“She saw the world not as it was, but as it could be.”
This is how the narrator introduces us to the heroine of last year’s live-action Cinderella, who clearly views the world the same way I do. I practically preened as I heard this line in the theatre, and it landed on my heart.
Disney, I thought, you magnificent storyteller, you’ve done it again. You’ve put my exact thoughts into a movie!
It’s so lovely, isn’t it? It’s such a beautiful perspective. It’s a simple, albeit gentle and noble outlook on life, full of hope and possibility. It’s generous and kind, and I totally want to believe this is the lens through which I view life.
If I’m being entirely honest, though, which I aim to be, as often as I have a choice (and that damn choice is available all the frigging time, it turns out), then I have to fess up: I’m not reciting the line exactly the way it was written. I do a little paraphrasing in my version.
While neither of us sees the world as it is, Cinderella saw the world as it could be, while I, on the other hand, see the world as it SHOULD be.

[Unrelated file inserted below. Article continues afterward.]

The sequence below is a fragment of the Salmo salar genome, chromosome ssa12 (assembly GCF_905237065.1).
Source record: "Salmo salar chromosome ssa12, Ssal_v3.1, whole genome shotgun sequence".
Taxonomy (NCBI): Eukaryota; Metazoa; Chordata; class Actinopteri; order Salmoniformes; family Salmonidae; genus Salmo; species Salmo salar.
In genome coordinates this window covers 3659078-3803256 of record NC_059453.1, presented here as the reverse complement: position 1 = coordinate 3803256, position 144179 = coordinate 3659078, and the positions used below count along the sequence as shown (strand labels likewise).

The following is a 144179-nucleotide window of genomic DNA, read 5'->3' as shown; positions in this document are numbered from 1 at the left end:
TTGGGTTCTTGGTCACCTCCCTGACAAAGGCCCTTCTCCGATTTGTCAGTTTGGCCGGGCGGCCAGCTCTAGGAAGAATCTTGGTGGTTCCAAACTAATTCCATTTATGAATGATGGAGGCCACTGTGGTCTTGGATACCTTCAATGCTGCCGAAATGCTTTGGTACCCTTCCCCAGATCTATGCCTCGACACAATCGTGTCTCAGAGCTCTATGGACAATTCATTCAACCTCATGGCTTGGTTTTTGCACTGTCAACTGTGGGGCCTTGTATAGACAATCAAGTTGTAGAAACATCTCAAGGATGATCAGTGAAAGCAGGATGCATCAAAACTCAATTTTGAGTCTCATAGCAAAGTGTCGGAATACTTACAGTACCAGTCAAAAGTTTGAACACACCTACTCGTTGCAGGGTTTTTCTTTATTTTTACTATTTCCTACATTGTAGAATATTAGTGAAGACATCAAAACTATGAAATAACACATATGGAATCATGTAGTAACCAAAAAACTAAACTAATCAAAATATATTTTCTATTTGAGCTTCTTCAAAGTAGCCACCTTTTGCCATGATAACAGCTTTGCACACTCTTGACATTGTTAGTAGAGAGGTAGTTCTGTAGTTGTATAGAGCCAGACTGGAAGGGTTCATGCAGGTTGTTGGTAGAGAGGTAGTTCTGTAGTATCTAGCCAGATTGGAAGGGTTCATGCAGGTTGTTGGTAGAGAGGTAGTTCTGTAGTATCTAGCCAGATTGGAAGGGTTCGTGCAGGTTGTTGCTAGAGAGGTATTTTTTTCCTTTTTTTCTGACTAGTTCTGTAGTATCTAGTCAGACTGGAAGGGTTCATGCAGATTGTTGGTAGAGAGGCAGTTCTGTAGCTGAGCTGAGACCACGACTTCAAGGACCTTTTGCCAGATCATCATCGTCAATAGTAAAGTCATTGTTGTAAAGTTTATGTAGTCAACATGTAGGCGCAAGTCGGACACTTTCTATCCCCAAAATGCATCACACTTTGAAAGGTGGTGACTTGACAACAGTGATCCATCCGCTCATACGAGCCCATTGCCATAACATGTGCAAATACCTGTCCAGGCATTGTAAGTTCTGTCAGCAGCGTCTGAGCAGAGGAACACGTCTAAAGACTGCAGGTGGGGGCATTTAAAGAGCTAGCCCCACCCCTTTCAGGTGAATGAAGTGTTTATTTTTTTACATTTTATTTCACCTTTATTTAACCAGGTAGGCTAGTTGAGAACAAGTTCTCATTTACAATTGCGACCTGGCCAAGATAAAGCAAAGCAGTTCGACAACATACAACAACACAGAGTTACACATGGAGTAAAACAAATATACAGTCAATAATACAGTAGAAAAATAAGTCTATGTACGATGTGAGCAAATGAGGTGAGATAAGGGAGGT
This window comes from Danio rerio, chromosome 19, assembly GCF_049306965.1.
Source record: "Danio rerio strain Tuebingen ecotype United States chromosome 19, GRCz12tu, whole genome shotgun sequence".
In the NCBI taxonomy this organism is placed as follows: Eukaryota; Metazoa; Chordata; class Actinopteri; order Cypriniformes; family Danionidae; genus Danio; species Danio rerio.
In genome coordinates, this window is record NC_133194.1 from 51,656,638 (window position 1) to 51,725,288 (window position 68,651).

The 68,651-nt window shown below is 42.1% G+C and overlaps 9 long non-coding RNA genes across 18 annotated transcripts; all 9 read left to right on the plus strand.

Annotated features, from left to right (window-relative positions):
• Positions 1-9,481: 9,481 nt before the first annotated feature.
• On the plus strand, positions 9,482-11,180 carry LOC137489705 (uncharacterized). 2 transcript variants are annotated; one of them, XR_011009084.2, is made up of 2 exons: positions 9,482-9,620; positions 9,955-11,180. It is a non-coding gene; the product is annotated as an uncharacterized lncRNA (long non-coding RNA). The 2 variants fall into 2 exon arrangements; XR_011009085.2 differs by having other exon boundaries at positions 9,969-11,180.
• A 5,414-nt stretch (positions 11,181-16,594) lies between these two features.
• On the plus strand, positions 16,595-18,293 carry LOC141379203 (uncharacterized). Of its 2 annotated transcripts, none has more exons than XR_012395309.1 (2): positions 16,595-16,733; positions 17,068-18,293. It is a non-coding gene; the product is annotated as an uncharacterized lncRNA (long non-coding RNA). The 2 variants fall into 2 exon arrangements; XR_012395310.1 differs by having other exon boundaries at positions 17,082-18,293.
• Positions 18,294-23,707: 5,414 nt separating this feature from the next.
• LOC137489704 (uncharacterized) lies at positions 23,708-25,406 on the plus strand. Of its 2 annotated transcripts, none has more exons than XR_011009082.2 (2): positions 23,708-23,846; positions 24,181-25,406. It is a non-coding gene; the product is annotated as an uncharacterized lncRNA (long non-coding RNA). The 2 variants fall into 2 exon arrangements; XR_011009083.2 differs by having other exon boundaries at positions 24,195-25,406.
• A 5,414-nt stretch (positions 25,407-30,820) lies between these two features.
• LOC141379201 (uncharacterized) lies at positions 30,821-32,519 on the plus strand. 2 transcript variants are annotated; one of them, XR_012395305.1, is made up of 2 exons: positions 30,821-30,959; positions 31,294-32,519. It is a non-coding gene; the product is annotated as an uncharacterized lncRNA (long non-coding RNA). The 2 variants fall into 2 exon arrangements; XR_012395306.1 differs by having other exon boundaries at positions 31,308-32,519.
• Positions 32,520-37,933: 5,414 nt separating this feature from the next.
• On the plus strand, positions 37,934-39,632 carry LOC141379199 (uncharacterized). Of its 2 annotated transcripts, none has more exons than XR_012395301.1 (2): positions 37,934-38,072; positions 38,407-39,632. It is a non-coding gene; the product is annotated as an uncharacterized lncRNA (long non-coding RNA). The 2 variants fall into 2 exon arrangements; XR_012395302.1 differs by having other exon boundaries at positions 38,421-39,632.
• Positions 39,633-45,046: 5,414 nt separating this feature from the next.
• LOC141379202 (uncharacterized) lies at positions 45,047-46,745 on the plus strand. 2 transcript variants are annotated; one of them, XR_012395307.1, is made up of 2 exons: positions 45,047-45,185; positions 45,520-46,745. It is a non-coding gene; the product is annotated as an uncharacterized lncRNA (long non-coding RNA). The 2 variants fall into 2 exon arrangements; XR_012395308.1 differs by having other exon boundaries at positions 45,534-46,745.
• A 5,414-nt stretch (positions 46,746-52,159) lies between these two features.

I confess to often coming from “shoulds” disguised as “coulds”. I come from a place of trying to do everything the right way, so as to be perfect, and expecting everyone else to be, too. And, just for the record, I mean perfect according to me (which is obviously the only right way to be).
There’s a real benefit to should-ing all over ourselves: We get to be right in a world that’s doing it all wrong. We get to struggle and fight to make it right (where it = everything).
In the land of Should, we get to be a victim. This is great, by the way, if you want to be a victim, because there is no shortage of stuff to be a victim about when living in the land of shoulds. Like Atlas, we can push that rock uphill all day long, and start all over again the next day. Yay! More struggle!
Could versus should. Changing this one little word has a big impact on my life, and on my world. Yours too.
“Could” is optimistic and full of possibility.
“Should” is judgmental and full of righteousness.
“Could” creates options. “Should” restricts them.
“Could” creates space. “Should” squeezes our world and shrinks our perspective.
“Could” creates the opportunity for magic. “Should” kills it.
“Could” comes from curiosity; “should” comes from what we already know, and implies there’s a right way, which means there’s also a wrong one.
"Could" creates space for invention, innovation, imagination and improvement. "Could" creates space for hope, which, combined with action, can create positive change, even miracles.
What could happen, if you were willing to let go of “should”?